It sure seems like snow and winter are the main themes of my pages, but we've gotten so much snow that I am done with winter for the next 5 years!  Really... it is March now... and guess what, we got snow today!  Hello... spring has started!  Hopefully I will get some spring shots for my P52 soon! My main theme for my P52 is simple.... fun pictures, a bit of journaling and paper blocking.  I wanted to keep it easy, no stress and fun to scrap!  I may be behind, but I am doing it and enjoying it!  

I'll be back with Week #4 and Week #5 which are done... sometime this weekend!  

Thanks for visiting!
Jenn (jk703)

Tuesday, March 15, 2011

Brusha, Brusha, Brusha! lol!

Hi Everyone!  Hope your week is going great!  I'm here today to share more information about the Brush Tool in Photoshop.... but before I do... lets go over some of the basics!

About the Brush Tool and the Options

First, you need to start a new document, layout or an existing project. You will select the Tool Brush from the tools toolbar.  This is what the Brush Tool is, and what other tools are available. 

The Options Palette on the top looks like the picture below... and is pretty easy to use. You can change the size of the brush, as well as play with the hardness of the brush that you will use. When you change the number of pixels of a brush, you are changing the Hardness.  A higher number on the Hardness slider will make the edges on your brush more defined.  A lower number on the Hardness slider will make the edges on your brush less defined. 

On the Options palette you can choose the Mode that you want the brush to have, the actual stroke.  The Opacity percentage will change the opacity of the brush stroke. Lowering the percentage will make the brush stroke more transparent, while raising the percentage will make it less transparent.  

There is also a button for Flow.  This allows you to select how much paint will come out of the brush when applied to your document. The higher the flow, the more paint, as well as the lower the flow, the less paint used when you click your mouse.

There is also an Airbrush feature available. This allows paint to come out of the brush the whole time you are moving your mouse.

If that isn't enough to learn... there is a whole nother menu under the brush presets. This is what that menu looks like:  

There are a lot of setting here, but many are pretty self explanatory -- as long as you play with them, try them out, and experiment. Here are some of the options in this menu:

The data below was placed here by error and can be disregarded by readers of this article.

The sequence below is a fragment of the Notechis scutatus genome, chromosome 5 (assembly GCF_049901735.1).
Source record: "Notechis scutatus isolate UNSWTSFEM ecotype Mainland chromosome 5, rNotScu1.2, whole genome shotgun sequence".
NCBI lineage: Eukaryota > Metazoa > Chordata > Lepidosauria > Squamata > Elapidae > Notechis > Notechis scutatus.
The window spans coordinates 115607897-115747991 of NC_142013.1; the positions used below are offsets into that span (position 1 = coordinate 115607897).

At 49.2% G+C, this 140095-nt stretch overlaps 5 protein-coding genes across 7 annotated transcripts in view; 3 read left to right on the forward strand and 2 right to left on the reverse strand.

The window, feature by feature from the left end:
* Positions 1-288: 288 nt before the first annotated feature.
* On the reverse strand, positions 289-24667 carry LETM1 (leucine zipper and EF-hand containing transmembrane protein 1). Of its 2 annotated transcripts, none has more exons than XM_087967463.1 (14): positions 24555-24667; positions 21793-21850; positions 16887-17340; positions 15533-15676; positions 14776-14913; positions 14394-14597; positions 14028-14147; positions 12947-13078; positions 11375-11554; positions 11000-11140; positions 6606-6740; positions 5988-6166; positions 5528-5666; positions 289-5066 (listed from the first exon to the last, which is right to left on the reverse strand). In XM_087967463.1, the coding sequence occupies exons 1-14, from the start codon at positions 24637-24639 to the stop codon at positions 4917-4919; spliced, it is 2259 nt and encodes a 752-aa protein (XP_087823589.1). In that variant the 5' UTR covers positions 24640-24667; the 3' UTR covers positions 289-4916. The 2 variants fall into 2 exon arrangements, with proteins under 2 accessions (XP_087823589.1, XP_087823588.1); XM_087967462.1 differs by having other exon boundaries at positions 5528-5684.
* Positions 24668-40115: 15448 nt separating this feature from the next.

• Brush Tip Shape -- determines the main shape of the brush. 
  • Shape Dynamics -- allows you to modify the shape of the brush.
  • Scattering -- this option determines how closely the brush marks are to the stroke. This can add a nice randomness to your stroke. 
  • Texture -- Adding a texture to your brush can really show some depth. Photoshop allows you to apply any of your Texture presets to your brush. 
  • Dual Brush  -- Combining two different brushes using the Dual Brush option can really create some fantastic effects - unavailable if you were only using one brush. 
  • Color Dynamics  -- this option allows for modification of the color of the stroke.  Playing with this will allow you to create some interesting color variations.  
  • Noise -- Creates random noise within your brush shape.
  • Wet Edges -- If you keep the edges of your brush at the highest opacity, and lowering the inside of your brush's opacity will create a similar look to watercolor, hence the Wet Edges.
  • Airbrush -- works with Flow, that is on the Menu bar above. 
  • Smoothing -- Smoothes the curves of the stroke.
  • Protect Texture -- This can allow you to make sure the same texture is used for every brush with a texture.
Brush Tool Shortcuts:
  • B -- Brush Tool
  • Shift + B -- Rotate through Brush tools (i.e. Brush, Pencil, etc)
  • F5 -- Show or hide Brushes palette
  • [ -- Decrease brush diameter
  • ] -- Increase brush diameter
  • Shift + [ -- Decrease brush hardness by 25%
  • Shift + ] -- Increase brush hardness by 25%
  • , --  Previous brush
  • . --  Next brush
  • Option (hold) --  Temporarily switch to Eyedropper tool
  • Shift + Option (hold) -- Temporarily switch to Color Sampler tool
  • Command (hold) -- Temporarily switch to Move tool
  • Command + Option (hold) -- Duplicate and Drag layer
  • Space (hold) -- Temporarily switch to Hand tool
Now for something quick to teach you a fun way to use the tool!  We are going to add some really basic watercoloring to a paper.  I've used a piece of paper from Jennifer's Tomorrow's Another Day Kit to show off my example. 

First, you will open the paper in a separate document and apply the shadow style you would like. Next... Command and Click on the Notebook Paper, so you see the marching ants. 

Click on Layer > New > Group. Then click on Add a Layer Mask, which is this little button